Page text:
Eddie Lampert is a terrific investor, and he's the brains behind Sears. ... I am urging patience. I don't want people to quit Sears.

~ Jim Cramer, June 21, 2007

(On TheStreet.com TV's Wall Street Confidential Web video Thursday, he nominated Brookfield Asset Management (BAM) as an international Berkshire Hathaway; Sears (SHLD) is a domestic Berkshire Hathaway, he said.)

Jim Chanos on stock buybacks

Corporate CEOs, with their massive share-buyback programs are in effect investing in the stock market rather than in expanding business opportunities at their companies.  Either they expect higher returns from the market, or lower returns in their business, or some combination of both. Given their questionable track record in timing the market, this may be a cause for concern.

~ Jim Chanos, "Does IBM Love or Hate Itself? Stock Buybacks Make Firms Look Attractive, but Also Deprive Them of Capital for Real Investment," WSJ, January 22, 2014

Jan 20, 2014

Bill Gates on "these Google guys" (2003)

These Google guys (co-founders Larry Page and Sergey Brin), they want to be billionaires and rock stars and go to conferences and all that. Let us see if they still want to run the business in two to three years.

~ Bill Gates, World Economic Forum in Davos, January 2003

(As recalled by DealBook's Andrew Ross Sorkin before the 2013 forum)

Jan 18, 2014

Marc Faber on the Fed: "They are going to bankrupt the world"

Nobody could have a more negative view of the Federal Reserve than I.  It is run by a disastrous group of academics, who have no clue about what is happening in the real world.  They believe money-printing can create jobs.  They are going to bankrupt the world.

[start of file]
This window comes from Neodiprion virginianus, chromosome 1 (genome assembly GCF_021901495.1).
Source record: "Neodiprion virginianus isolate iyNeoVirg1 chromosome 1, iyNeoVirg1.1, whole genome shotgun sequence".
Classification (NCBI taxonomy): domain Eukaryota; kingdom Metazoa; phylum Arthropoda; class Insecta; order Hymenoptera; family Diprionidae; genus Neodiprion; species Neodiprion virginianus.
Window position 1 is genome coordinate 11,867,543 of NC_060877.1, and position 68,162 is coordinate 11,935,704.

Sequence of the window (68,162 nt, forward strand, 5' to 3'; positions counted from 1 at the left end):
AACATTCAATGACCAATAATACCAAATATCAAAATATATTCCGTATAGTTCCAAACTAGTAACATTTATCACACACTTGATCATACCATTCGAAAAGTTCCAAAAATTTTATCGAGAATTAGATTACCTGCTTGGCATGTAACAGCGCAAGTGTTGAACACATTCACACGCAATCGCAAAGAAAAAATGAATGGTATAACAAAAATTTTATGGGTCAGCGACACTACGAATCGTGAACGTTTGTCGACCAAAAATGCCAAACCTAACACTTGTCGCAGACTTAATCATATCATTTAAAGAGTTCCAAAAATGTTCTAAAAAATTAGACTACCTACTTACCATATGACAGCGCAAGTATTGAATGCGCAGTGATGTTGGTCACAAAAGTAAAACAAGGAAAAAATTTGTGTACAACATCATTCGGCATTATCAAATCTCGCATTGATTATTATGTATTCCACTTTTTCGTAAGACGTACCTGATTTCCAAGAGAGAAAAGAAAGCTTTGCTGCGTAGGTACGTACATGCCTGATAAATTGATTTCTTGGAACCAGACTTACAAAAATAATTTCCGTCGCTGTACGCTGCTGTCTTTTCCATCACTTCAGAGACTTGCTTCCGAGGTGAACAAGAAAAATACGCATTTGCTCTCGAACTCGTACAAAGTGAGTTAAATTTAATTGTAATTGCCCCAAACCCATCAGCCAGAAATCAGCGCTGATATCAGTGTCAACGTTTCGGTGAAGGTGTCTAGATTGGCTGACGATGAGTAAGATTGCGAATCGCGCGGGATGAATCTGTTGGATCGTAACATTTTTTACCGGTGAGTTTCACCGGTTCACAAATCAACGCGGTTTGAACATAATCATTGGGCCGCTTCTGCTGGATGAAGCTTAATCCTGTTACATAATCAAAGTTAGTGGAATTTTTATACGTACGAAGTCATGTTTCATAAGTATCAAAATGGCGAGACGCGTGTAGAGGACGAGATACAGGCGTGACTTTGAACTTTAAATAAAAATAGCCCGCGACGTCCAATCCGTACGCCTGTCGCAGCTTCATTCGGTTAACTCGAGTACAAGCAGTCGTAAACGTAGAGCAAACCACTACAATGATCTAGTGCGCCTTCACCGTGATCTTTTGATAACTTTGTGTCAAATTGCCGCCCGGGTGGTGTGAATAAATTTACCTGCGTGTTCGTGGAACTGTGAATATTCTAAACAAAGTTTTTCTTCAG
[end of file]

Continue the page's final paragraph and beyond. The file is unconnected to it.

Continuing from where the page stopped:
~ Marc Faber, Barron's Roundtable, January 13, 2014

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Jan 16, 2014

Bernanke says QE effect, poses no risk of financial instability

We don’t think that financial stability concerns should at this point detract from the need for monetary policy accommodation which we are continuing to provide. Of all the concerns raised about bond buying by the Fed, the risk it could prompt financial instability is the only one I find personally credible. Currently, asset prices are broadly in line with historical norms. Those who have been saying for the last five years that we’re just on the brink of hyperinflation, I think I would just point them to this morning’s CPI number and suggest that inflation is not really a significant risk of this policy. The Fed is extraordinarily sensitive to risks of financial market instability. (Referring to bond purchases by the Fed), It was at least somewhat effective, and given that we were at the limits of what conventional monetary policy could do, we felt that we needed to take additional steps. I’m not yet ready to conclude that very low interest rates are going to be a permanent condition.